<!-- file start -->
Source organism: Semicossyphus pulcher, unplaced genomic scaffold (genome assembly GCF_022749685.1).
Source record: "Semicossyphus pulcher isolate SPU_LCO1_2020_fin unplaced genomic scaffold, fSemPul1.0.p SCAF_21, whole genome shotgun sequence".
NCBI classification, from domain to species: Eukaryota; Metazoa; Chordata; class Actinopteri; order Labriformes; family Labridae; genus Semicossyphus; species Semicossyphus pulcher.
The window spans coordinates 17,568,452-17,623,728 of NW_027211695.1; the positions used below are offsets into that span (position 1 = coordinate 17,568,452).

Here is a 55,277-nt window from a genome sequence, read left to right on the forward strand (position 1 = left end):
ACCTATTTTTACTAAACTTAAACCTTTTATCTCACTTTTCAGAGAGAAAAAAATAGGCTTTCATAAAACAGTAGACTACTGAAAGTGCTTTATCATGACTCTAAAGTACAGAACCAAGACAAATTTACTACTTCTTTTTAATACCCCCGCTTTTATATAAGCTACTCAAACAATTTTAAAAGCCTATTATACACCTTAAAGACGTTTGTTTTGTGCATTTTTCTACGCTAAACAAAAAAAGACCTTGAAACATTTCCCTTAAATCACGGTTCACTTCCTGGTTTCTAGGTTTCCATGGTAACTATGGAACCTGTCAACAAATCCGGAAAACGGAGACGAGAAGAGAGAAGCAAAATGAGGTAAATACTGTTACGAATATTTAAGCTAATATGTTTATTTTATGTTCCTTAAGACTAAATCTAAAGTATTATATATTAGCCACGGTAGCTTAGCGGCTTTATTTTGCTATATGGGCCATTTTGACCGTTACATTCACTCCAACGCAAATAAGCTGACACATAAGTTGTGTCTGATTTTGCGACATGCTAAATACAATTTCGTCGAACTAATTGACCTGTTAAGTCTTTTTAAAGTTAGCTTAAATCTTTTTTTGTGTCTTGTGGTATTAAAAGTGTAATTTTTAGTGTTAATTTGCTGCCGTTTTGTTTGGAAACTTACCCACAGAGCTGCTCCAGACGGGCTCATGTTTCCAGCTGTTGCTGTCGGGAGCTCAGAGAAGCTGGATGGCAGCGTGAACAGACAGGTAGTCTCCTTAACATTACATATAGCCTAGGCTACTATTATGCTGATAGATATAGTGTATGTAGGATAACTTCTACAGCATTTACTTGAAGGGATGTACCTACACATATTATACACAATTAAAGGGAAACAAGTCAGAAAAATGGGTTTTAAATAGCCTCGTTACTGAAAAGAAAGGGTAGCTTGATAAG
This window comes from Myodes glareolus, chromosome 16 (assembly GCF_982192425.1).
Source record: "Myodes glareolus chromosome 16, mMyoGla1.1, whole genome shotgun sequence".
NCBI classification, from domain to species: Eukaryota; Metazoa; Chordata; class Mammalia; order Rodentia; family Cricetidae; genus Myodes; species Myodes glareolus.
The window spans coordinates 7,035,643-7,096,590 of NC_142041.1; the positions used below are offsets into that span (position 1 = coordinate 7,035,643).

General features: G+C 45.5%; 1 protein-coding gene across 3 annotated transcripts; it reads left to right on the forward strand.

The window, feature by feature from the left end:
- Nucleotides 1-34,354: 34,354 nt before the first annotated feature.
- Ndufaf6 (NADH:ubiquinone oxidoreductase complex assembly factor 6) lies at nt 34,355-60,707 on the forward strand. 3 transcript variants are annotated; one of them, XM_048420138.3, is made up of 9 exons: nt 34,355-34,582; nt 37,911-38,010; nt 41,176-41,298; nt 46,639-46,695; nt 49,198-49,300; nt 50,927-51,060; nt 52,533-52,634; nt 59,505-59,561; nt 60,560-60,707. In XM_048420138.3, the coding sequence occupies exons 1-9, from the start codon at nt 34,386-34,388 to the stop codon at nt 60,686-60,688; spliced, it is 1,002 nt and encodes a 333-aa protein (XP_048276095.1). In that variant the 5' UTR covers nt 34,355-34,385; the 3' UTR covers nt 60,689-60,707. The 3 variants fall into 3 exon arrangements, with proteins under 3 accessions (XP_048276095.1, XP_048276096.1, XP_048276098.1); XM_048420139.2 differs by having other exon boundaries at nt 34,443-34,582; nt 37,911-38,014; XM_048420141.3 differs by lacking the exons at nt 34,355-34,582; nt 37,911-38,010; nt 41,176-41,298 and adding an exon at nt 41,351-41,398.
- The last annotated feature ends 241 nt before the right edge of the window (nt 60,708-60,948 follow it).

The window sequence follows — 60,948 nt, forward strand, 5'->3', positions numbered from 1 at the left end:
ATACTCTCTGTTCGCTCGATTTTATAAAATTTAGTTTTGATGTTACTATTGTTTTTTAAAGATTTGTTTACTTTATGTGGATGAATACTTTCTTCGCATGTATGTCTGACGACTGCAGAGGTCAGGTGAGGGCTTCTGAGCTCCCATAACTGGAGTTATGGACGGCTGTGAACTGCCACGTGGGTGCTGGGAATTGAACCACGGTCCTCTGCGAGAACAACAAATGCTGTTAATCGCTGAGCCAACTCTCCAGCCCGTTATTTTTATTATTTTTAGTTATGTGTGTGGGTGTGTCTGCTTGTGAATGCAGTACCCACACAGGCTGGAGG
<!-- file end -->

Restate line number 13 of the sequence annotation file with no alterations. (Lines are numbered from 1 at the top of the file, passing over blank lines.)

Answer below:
- Nucleotides 1-34,354: 34,354 nt before the first annotated feature.